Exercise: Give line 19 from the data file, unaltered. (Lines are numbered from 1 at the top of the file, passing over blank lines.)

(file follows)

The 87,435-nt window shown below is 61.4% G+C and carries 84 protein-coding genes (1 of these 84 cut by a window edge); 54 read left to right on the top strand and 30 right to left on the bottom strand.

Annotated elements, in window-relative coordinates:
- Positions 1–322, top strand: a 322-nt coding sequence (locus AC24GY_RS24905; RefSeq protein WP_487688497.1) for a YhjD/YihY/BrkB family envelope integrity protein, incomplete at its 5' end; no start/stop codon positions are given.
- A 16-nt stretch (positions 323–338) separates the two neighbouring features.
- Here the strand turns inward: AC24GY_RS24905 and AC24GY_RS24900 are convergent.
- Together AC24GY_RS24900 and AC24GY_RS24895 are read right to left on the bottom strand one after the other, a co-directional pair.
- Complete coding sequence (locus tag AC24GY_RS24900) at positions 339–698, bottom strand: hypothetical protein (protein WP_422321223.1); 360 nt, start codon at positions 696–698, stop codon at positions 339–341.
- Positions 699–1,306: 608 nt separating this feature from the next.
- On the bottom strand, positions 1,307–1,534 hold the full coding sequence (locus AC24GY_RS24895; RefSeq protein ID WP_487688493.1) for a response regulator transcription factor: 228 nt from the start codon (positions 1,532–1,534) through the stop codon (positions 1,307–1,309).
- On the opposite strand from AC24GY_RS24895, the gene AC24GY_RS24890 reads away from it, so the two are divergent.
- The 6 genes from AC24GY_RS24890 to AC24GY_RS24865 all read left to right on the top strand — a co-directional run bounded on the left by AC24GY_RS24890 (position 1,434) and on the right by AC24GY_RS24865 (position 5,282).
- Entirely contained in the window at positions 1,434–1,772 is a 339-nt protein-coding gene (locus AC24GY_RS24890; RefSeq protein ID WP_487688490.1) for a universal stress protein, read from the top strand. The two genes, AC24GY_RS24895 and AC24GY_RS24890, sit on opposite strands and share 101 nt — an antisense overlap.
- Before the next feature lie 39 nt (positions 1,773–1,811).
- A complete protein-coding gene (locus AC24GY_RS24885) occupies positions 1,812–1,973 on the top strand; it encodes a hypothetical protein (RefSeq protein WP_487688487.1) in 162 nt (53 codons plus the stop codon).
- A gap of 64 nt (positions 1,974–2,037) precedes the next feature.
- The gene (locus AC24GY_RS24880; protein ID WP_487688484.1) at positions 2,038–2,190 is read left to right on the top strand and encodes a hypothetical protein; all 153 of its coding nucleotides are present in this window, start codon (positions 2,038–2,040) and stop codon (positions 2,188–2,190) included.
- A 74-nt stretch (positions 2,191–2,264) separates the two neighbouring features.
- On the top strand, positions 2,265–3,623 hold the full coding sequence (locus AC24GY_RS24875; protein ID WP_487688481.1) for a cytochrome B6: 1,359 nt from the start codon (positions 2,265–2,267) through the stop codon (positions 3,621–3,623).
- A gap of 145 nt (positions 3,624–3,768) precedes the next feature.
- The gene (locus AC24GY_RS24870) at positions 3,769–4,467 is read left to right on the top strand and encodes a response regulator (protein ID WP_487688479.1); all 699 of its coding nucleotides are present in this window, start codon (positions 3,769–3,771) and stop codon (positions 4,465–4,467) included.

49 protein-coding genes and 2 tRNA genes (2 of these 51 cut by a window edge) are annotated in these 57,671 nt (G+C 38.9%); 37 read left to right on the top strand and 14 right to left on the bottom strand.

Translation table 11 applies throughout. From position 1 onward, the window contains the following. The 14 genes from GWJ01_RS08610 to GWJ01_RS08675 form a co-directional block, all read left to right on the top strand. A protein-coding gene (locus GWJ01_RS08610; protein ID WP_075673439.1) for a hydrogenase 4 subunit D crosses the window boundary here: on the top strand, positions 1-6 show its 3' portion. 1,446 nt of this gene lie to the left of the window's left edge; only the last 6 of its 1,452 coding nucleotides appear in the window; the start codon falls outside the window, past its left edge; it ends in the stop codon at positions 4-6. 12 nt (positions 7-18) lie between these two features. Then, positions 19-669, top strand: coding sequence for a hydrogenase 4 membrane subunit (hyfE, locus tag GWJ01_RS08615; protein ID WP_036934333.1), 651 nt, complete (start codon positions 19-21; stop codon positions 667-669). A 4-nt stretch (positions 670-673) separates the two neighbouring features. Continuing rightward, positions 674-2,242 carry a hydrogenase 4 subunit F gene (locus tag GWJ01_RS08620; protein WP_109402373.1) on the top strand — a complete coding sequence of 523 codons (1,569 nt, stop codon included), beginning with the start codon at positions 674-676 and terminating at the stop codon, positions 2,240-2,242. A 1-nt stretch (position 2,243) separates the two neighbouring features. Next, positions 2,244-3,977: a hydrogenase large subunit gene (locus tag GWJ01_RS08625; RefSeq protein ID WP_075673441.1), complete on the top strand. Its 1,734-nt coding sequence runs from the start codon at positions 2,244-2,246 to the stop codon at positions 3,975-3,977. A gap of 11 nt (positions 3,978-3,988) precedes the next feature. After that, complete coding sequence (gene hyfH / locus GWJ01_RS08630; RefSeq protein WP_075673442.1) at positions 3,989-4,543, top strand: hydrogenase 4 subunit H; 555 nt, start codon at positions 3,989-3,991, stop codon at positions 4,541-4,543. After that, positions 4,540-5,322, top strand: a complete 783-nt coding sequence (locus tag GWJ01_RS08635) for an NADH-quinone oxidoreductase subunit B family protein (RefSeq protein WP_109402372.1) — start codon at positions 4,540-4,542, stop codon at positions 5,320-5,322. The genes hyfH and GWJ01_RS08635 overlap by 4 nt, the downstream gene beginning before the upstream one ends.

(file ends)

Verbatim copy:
- A gap of 145 nt (positions 3,624–3,768) precedes the next feature.